Do you agree or disagree with this statement?

Discussion in 'Politics & Current Events' started by Mel Brennan, Jun 30, 2005.

  1. Mel Brennan

    Mel Brennan PLANITARCHIS' BANE

    Paris Saint Germain
    United States
    Apr 8, 2002
    Baltimore
    Club:
    Paris Saint Germain FC
    Nat'l Team:
    United States
    "Although the Constitution provides the right to bear arms, American society has changed to the point that it is too dangerous for this right to continue as originally written."
     
  2. Dan Loney

    Dan Loney BigSoccer Supporter

    Mar 10, 2000
    Cincilluminati
    Club:
    Los Angeles Sol
    Nat'l Team:
    Philippines
    As a good knee-jerk liberal, I've struggled with the Second Amendment for a while. I'd like to ban handguns, I really would. But, the amendment says what it says.

    It also, fortunately for sanity, says "A well-regulated militia," so fortunately there's room to regulate arms without infringing on the right to do so. As Michael Moore pointed out in "Bowling for Columbine," we don't have the right to have plutonium or ICBMs in our back yards, so the regulation we're arguing about is just a matter of degree.

    There's also a lot of legitimate uses for firearms, besides knocking over the corner liquor store or having your children turn themselves into statistics. My dad pointed out that, when it comes to keeping coyotes away from the livestock, kind words and a rifle go a lot farther than kind words alone.

    I believe a stronger economy, a larger middle class and a smaller underclass, and a more secure social safety net will help bring our gun casualties a little closer to European or Canadian rates. Gun violence is a symptom as well as a problem by itself.

    (Why do I want to substitute the First Amendment for the Second, in this example? Or the Third? It's about time we as citizens did our part, and allowed the British Army to quarter the troops in our homes! WHO'S WITH ME?!)
     
  3. argentine soccer fan

    Staff Member

    Jan 18, 2001
    San Francisco Bay Area
    Club:
    CA Boca Juniors
    Nat'l Team:
    Argentina
    I believe the statement is factually correct. At a time when people are shooting other people in our freeways, it is hard to argue that the right as written does not bring danger to our society. The question is whether Americans are willing to put up with this danger in order to preserve a right which was given by the founding fathers at a time when things were very different. Aparently most of them are. Personally I'd like to see more restrictions on guns.
     
  4. chad

    chad Member+

    Jun 24, 1999
    chicago
    Nat'l Team:
    United States
    I thought it was going to be a poll about whether Mel and Karl should no longer be allowed to post threads in this forum.

    Crap.
     
  5. Ian McCracken

    Ian McCracken Member

    May 28, 1999
    USA
    Club:
    SS Lazio Roma
    Nat'l Team:
    Italy
    Let's see:

    On one side we have the framers of a document which has withstood over 200 years of scrutiny and is a beacon of light and hope for the downtrodden across the globe. On the other hand, we have Mel Brennan, who has carved his niche as a beacon of confusion and condescension to those who populate an obscure soccer message board.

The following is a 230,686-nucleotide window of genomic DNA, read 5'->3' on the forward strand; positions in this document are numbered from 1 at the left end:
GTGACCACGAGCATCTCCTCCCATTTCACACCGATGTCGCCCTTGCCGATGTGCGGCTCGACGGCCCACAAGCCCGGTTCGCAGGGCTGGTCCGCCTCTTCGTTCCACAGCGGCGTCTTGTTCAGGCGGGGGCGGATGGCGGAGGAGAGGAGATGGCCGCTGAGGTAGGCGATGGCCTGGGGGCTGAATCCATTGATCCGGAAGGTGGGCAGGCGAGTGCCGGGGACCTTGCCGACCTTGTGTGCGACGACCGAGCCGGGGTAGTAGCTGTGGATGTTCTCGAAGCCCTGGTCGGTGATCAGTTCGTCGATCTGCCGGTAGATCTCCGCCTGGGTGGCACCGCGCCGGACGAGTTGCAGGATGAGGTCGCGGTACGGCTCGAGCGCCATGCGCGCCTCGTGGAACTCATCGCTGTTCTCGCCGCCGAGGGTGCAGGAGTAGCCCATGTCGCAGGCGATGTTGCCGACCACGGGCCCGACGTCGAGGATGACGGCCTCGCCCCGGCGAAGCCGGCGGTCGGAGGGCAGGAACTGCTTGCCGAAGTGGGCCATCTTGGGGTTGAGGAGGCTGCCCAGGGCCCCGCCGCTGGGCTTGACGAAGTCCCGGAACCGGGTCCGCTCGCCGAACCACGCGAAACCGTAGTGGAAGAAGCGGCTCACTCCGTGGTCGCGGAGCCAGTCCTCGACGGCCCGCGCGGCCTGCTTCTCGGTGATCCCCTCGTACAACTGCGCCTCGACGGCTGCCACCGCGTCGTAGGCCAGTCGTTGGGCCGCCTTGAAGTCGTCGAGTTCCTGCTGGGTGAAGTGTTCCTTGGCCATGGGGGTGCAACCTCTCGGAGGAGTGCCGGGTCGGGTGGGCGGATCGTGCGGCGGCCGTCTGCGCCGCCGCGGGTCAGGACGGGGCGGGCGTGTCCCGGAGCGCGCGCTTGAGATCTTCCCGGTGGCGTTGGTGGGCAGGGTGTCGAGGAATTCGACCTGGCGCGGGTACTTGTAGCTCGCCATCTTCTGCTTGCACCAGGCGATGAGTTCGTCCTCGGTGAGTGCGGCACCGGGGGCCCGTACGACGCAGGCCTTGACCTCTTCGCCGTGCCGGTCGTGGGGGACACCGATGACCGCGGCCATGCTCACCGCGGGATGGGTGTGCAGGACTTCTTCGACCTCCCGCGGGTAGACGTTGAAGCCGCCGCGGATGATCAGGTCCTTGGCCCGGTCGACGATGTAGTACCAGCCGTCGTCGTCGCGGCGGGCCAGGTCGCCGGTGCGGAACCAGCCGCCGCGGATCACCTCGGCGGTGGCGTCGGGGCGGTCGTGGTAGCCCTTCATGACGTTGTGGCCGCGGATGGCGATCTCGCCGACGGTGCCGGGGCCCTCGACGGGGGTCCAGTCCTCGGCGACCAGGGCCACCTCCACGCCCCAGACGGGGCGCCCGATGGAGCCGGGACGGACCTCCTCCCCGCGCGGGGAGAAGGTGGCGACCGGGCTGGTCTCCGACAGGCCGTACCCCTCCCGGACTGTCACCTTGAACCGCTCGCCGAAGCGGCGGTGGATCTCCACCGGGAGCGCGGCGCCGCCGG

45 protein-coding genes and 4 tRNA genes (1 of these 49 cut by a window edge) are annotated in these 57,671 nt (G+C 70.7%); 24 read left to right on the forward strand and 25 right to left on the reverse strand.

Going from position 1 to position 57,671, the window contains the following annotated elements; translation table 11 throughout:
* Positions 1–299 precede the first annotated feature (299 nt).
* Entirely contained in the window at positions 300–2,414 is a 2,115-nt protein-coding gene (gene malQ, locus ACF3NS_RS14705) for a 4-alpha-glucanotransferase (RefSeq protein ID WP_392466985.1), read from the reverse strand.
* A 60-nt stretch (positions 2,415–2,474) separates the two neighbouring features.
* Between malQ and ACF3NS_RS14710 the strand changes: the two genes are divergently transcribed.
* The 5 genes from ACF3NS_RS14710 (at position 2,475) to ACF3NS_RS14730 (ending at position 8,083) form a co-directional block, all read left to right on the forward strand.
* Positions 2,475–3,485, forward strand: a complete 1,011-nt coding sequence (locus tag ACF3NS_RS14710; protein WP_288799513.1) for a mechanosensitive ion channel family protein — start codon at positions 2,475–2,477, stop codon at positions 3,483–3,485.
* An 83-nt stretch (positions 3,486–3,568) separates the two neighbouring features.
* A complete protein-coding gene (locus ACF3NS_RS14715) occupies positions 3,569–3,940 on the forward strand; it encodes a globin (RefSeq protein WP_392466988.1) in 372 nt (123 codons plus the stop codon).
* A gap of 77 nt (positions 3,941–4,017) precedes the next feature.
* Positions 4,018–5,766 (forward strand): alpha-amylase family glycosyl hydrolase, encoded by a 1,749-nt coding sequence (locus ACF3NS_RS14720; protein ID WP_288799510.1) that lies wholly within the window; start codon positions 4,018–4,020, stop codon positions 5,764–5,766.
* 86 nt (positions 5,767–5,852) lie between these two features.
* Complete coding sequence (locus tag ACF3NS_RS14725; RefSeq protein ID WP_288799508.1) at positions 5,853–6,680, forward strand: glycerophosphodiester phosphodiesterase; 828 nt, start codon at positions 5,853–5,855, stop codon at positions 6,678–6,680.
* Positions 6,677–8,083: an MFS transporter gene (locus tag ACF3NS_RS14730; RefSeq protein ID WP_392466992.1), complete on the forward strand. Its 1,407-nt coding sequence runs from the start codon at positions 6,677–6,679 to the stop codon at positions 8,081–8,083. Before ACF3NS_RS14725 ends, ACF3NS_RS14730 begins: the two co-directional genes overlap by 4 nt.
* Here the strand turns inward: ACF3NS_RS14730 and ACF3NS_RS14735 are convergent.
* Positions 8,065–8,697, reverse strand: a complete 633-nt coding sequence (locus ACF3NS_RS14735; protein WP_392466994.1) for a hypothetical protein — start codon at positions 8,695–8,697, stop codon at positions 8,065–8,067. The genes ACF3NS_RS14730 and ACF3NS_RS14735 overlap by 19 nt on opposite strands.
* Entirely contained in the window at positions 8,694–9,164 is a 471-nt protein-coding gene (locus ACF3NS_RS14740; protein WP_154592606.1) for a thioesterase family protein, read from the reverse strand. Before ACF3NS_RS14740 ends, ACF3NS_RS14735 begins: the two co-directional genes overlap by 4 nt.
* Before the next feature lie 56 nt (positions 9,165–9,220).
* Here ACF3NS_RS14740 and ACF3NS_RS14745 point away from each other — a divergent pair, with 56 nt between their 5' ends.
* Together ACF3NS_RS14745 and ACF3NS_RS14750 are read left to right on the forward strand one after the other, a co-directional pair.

It's close, but I gotta side with the Founding Fathers on this one.
     
  6. Unorthodox Yank

    Feb 27, 2001
    Constant Flux
    Club:
    --other--
    Nat'l Team:
    United States
    Keep in mind: the statement only says that the law is too dangerous AS ORIGINALLY WRITTEN. There's no mention of abolishing the law alltogether. All it's saying is that it's about time we change the wording of the second amendment, seeing as things today are a hell of a lot different than they were in 1776.

    I'm finding it really hard to not agree with that.

    Of course, there are tons of other things in our government that could probably stand to undergo the same process, but that's a few other threads.
     
  7. skipshady

    skipshady New Member

    Apr 26, 2001
    Orchard St, NYC
    This is true. At the risk of getting my liberal card revoked, all the gun control in the world isn't going to eliminate gun violence. There's a reason Park Slope in Brooklyn has fewer cases of violent crime than Brownsville.

    But there's also a reason why you're more likely to be shot in Detroit than, say, Brixton.

    I really have no problem with the amendment - it might not be as useful to urban and suburban Americans as it was back in the 18th Century, but at the very least, it has great symbolic value.

    At the same time, I wish the anti-gun control types were less disingenuous about the "well regulated militia" part. It does seem to imply the government's power to define "well regulated".
     
  8. GringoTex

    GringoTex Member

    Aug 22, 2001
    1301 miles de Texas
    Club:
    Tottenham Hotspur FC
    Nat'l Team:
    Bolivia
    In rural America where guns matter most, there is no pattern of violence. This is a city issue. You cityfolk go deal with it. Screw the federal standard, I agree, but there's no way I want New York/Boston/Philadelphia/D.C., etc. deciding when, where, or how I carry my firearms in Texas.